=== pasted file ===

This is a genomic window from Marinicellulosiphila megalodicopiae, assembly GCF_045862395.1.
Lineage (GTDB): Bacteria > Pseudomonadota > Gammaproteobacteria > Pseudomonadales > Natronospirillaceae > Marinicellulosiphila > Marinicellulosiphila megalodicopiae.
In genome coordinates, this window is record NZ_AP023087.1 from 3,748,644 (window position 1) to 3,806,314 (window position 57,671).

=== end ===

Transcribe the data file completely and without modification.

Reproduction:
This is a genomic window from Marinicellulosiphila megalodicopiae, assembly GCF_045862395.1.
Lineage (GTDB): Bacteria > Pseudomonadota > Gammaproteobacteria > Pseudomonadales > Natronospirillaceae > Marinicellulosiphila > Marinicellulosiphila megalodicopiae.
In genome coordinates, this window is record NZ_AP023087.1 from 3,748,644 (window position 1) to 3,806,314 (window position 57,671).